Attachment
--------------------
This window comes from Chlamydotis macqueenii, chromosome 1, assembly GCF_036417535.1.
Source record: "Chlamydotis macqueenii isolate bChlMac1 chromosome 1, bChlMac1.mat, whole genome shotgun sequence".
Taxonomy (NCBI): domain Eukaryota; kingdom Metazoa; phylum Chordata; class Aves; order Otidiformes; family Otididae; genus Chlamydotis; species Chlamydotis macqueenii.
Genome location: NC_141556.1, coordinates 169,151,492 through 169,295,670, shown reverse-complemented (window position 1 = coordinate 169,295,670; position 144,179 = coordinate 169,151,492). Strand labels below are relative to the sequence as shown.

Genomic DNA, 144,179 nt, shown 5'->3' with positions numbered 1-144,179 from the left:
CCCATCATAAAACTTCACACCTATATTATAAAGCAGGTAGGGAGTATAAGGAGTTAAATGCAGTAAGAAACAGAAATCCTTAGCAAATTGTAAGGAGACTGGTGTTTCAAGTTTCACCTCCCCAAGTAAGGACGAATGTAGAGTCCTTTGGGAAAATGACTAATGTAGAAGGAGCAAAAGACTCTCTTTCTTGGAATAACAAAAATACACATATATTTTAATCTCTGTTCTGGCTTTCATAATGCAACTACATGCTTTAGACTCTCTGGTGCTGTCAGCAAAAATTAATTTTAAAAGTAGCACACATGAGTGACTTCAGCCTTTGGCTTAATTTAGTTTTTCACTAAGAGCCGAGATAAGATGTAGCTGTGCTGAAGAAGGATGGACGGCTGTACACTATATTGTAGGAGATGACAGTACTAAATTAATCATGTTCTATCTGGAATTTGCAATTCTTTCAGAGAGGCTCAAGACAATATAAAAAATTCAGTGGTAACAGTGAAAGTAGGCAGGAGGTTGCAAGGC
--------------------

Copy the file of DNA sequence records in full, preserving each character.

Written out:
This window comes from Chlamydotis macqueenii, chromosome 1, assembly GCF_036417535.1.
Source record: "Chlamydotis macqueenii isolate bChlMac1 chromosome 1, bChlMac1.mat, whole genome shotgun sequence".
Taxonomy (NCBI): domain Eukaryota; kingdom Metazoa; phylum Chordata; class Aves; order Otidiformes; family Otididae; genus Chlamydotis; species Chlamydotis macqueenii.
Genome location: NC_141556.1, coordinates 169,151,492 through 169,295,670, shown reverse-complemented (window position 1 = coordinate 169,295,670; position 144,179 = coordinate 169,151,492). Strand labels below are relative to the sequence as shown.

Genomic DNA, 144,179 nt, shown 5'->3' with positions numbered 1-144,179 from the left:
CCCATCATAAAACTTCACACCTATATTATAAAGCAGGTAGGGAGTATAAGGAGTTAAATGCAGTAAGAAACAGAAATCCTTAGCAAATTGTAAGGAGACTGGTGTTTCAAGTTTCACCTCCCCAAGTAAGGACGAATGTAGAGTCCTTTGGGAAAATGACTAATGTAGAAGGAGCAAAAGACTCTCTTTCTTGGAATAACAAAAATACACATATATTTTAATCTCTGTTCTGGCTTTCATAATGCAACTACATGCTTTAGACTCTCTGGTGCTGTCAGCAAAAATTAATTTTAAAAGTAGCACACATGAGTGACTTCAGCCTTTGGCTTAATTTAGTTTTTCACTAAGAGCCGAGATAAGATGTAGCTGTGCTGAAGAAGGATGGACGGCTGTACACTATATTGTAGGAGATGACAGTACTAAATTAATCATGTTCTATCTGGAATTTGCAATTCTTTCAGAGAGGCTCAAGACAATATAAAAAATTCAGTGGTAACAGTGAAAGTAGGCAGGAGGTTGCAAGGC